When is a homeless child not a homeless child? Lawmakers, Covenant House, the online human rights community Care2.com, and other advocates for vulnerable young people are trying to make the fairest definition of homelessness part of the law of the land. We need your help.
Right now, if you are a kid staying with your parents in a motel, or doubled up with friends or relatives, programs run by the Departments of Education, Health and Human Services, and Justice rightly consider you homeless. But the Department of Housing and Urban Development (HUD), the federal agency that serves homeless people, doesn't.
The Homeless Children and Youth Act, HR 32, would amend the HUD definition of homelessness to include many homeless youth and families who are eligible for assistance under four federal programs or laws: Head Start, the Runaway and Homeless Youth Act, the McKinney-Vento act governing education, and the Individuals with Disabilities Education Act. The bill would allow more kids and their families to get more services they are entitled to, like transitional housing, permanent supportive housing, and, potentially, mental health and substance abuse treatment.
After all, doubled-up situations and motels can be dangerous for children, who need structure and routine. Families can't reliably get mail or after school care in such tenuous living situations. Yet they're better than the alternative. Often, families with children stay in motels or with friends because they know shelters would split them up, or there are no family or youth shelters available, and living on the streets or in cars may lead to losing your kids to the child welfare system.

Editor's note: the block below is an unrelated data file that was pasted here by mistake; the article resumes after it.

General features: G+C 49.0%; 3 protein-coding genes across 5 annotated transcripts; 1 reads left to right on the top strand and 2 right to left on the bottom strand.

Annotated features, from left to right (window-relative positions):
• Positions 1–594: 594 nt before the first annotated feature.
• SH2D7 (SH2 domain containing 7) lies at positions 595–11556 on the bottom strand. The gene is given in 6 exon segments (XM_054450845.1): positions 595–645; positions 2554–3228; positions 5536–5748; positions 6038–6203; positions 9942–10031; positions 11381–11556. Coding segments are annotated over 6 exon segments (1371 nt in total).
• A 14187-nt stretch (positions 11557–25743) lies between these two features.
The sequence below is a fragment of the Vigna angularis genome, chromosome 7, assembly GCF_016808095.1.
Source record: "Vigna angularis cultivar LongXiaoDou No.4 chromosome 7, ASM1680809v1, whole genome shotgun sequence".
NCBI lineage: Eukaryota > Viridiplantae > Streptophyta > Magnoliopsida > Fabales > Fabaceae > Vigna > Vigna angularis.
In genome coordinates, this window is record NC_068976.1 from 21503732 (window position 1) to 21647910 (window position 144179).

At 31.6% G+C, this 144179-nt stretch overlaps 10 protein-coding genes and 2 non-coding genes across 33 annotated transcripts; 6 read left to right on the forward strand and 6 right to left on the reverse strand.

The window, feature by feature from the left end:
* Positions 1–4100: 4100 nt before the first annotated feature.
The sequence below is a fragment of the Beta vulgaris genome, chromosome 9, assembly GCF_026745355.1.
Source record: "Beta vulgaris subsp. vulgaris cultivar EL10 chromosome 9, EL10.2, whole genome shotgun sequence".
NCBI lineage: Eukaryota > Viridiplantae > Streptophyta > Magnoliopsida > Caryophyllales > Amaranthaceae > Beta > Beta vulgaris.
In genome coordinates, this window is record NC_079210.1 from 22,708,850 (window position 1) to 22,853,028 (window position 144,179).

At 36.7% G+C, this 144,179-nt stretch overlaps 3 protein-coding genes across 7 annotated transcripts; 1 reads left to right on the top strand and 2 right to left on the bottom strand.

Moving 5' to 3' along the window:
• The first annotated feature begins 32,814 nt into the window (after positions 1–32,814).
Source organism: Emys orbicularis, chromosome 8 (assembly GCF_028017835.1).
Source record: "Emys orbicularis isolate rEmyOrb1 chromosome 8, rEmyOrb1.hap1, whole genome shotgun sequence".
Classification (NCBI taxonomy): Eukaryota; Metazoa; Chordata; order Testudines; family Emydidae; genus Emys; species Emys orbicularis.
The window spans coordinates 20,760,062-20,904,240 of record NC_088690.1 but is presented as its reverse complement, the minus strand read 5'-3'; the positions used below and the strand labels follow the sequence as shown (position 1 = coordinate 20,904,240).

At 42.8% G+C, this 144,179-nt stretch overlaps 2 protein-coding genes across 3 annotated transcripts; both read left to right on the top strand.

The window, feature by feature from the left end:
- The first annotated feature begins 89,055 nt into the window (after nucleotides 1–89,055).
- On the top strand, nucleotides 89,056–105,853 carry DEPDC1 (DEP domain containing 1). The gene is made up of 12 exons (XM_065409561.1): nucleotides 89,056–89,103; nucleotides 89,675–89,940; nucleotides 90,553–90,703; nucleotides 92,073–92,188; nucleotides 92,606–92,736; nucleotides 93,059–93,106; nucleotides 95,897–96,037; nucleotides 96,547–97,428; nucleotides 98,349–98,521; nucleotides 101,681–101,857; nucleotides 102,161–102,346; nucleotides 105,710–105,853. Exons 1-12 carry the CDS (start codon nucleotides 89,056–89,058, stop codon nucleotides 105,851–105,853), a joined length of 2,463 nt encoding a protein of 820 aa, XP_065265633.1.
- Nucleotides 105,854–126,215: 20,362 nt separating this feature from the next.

It's particularly unfair that HUD requires people to provide documentation of multiple moves and long periods of homelessness, which many transient people are unable to do. Young people find it particularly hard to collect the kind of documents the department requires.
As Brittany K., a homeless girl from Ohio, put it, "I feel that making youth document their homelessness through the people they couch surf with will only create another barrier and more frustration with the system. None of the people I lived with would have been willing to document that I was living there. They would have been suspicious and afraid of getting in trouble. Also, many of them I didn't know well enough to ask them." Sadly, she probably did not know them well enough to live with them safely, either.
So many of the 56,000 homeless, runaway and trafficked children that we serve at Covenant House shelters and outreach programs each year have spent nights doubled up with friends, or acquaintances, or scraping together enough money for a cheap motel. But they don't count as homeless in HUD's eyes.
If homeless children don't have a permanent place to stay, shouldn't they be able to get the help designated for them, without having to prove their status, or wallow in red tape while missing out on a childhood? Other Federal agencies understand that.
Can you please help young people like Brittany, and their families, by clicking here. We are also asking that you to write to your Congressional representative, which is simple to do by putting your zip code on the form here. The letter there for you to sign urges him or her to co-sponsor HR 32, and if possible support it in the Financial Services Committee, where it currently resides.
Please help us to make it so that young children don't have to suffer on a technicality. It's bad enough that they often feel defined by their homelessness. The government needs to use a consistent definition of their needs in order to meet those needs better.